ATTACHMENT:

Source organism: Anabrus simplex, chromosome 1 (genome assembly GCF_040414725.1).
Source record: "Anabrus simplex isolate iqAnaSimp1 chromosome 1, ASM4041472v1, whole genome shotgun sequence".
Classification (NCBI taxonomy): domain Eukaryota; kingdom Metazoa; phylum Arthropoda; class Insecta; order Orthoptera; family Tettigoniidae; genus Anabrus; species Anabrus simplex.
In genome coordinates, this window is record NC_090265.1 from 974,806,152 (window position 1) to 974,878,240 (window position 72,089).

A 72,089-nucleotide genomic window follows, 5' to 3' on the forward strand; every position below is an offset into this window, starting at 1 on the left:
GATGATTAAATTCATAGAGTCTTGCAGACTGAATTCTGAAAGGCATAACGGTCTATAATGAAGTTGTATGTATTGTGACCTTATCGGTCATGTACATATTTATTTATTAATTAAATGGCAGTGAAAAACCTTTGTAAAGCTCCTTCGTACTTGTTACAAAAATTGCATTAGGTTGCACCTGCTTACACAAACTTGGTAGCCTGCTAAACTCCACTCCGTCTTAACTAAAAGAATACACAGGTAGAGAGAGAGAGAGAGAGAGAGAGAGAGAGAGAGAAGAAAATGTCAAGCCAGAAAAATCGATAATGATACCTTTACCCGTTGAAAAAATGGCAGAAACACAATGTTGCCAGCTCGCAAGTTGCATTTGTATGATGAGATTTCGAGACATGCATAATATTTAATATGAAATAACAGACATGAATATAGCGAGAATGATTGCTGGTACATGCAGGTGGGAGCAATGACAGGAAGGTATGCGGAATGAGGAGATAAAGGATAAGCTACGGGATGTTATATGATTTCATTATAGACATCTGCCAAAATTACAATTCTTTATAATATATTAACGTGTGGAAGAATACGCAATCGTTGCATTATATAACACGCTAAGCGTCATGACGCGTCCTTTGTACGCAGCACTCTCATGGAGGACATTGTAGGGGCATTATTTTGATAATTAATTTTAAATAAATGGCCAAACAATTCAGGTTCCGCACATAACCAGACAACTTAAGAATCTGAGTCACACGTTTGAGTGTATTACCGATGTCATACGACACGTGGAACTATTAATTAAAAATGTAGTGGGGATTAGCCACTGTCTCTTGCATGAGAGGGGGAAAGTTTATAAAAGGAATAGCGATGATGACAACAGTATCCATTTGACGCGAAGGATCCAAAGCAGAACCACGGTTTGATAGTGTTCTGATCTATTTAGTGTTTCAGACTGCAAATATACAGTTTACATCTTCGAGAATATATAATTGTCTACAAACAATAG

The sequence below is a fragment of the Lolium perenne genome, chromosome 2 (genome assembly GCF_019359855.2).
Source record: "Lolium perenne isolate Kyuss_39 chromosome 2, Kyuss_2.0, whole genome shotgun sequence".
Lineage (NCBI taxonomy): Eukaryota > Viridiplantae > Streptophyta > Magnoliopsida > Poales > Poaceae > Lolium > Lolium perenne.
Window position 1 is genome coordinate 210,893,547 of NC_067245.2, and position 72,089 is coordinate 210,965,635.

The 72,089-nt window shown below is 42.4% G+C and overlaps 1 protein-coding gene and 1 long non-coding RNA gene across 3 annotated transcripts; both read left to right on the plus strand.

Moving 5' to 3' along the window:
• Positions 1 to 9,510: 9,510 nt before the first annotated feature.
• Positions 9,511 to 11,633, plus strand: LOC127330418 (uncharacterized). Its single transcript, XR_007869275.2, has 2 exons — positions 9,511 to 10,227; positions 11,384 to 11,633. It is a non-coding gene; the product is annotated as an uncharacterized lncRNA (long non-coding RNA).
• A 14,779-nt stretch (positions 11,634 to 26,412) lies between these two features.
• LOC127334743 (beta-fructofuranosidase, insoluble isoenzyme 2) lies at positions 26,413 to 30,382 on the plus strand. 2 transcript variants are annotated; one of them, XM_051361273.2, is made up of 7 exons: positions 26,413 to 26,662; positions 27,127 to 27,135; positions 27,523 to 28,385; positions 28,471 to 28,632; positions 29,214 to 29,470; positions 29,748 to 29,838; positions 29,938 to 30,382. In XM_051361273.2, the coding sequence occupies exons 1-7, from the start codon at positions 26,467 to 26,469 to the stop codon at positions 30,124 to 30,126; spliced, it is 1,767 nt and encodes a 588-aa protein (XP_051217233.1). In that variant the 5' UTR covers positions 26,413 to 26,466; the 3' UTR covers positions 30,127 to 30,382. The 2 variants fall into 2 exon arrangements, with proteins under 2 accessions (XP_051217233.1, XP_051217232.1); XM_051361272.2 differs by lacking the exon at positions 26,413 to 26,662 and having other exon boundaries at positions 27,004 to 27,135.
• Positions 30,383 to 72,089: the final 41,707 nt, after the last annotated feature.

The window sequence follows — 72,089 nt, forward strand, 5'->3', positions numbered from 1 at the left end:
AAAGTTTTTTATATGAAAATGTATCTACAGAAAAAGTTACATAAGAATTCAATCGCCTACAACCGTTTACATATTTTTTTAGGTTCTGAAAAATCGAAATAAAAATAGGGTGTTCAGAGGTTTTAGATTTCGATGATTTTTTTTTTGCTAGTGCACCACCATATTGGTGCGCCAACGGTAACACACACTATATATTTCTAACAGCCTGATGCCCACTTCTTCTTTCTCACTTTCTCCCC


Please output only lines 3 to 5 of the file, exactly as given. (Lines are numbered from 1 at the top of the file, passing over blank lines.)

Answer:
Classification (NCBI taxonomy): domain Eukaryota; kingdom Metazoa; phylum Arthropoda; class Insecta; order Orthoptera; family Tettigoniidae; genus Anabrus; species Anabrus simplex.
In genome coordinates, this window is record NC_090265.1 from 974,806,152 (window position 1) to 974,878,240 (window position 72,089).

A 72,089-nucleotide genomic window follows, 5' to 3' on the forward strand; every position below is an offset into this window, starting at 1 on the left: